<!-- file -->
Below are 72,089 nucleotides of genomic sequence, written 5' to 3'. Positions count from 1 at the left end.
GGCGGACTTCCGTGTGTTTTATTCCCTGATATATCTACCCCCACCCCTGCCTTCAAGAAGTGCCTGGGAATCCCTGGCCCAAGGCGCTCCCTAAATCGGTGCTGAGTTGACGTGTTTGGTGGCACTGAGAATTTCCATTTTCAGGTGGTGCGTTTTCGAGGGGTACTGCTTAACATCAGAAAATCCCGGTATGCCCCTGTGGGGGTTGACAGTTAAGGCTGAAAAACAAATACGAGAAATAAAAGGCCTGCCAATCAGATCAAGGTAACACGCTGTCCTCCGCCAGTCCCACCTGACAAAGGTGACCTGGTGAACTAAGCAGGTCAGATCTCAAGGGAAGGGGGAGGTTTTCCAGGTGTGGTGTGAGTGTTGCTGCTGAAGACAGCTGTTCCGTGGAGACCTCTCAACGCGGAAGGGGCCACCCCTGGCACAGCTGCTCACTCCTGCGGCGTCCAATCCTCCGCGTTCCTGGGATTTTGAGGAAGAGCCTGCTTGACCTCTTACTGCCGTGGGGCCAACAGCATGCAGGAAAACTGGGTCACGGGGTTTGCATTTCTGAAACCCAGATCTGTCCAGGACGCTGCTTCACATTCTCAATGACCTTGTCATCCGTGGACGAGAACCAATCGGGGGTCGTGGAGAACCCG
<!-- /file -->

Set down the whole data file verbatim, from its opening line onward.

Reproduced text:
Below are 72,089 nucleotides of genomic sequence, written 5' to 3'. Positions count from 1 at the left end.
GGCGGACTTCCGTGTGTTTTATTCCCTGATATATCTACCCCCACCCCTGCCTTCAAGAAGTGCCTGGGAATCCCTGGCCCAAGGCGCTCCCTAAATCGGTGCTGAGTTGACGTGTTTGGTGGCACTGAGAATTTCCATTTTCAGGTGGTGCGTTTTCGAGGGGTACTGCTTAACATCAGAAAATCCCGGTATGCCCCTGTGGGGGTTGACAGTTAAGGCTGAAAAACAAATACGAGAAATAAAAGGCCTGCCAATCAGATCAAGGTAACACGCTGTCCTCCGCCAGTCCCACCTGACAAAGGTGACCTGGTGAACTAAGCAGGTCAGATCTCAAGGGAAGGGGGAGGTTTTCCAGGTGTGGTGTGAGTGTTGCTGCTGAAGACAGCTGTTCCGTGGAGACCTCTCAACGCGGAAGGGGCCACCCCTGGCACAGCTGCTCACTCCTGCGGCGTCCAATCCTCCGCGTTCCTGGGATTTTGAGGAAGAGCCTGCTTGACCTCTTACTGCCGTGGGGCCAACAGCATGCAGGAAAACTGGGTCACGGGGTTTGCATTTCTGAAACCCAGATCTGTCCAGGACGCTGCTTCACATTCTCAATGACCTTGTCATCCGTGGACGAGAACCAATCGGGGGTCGTGGAGAACCCG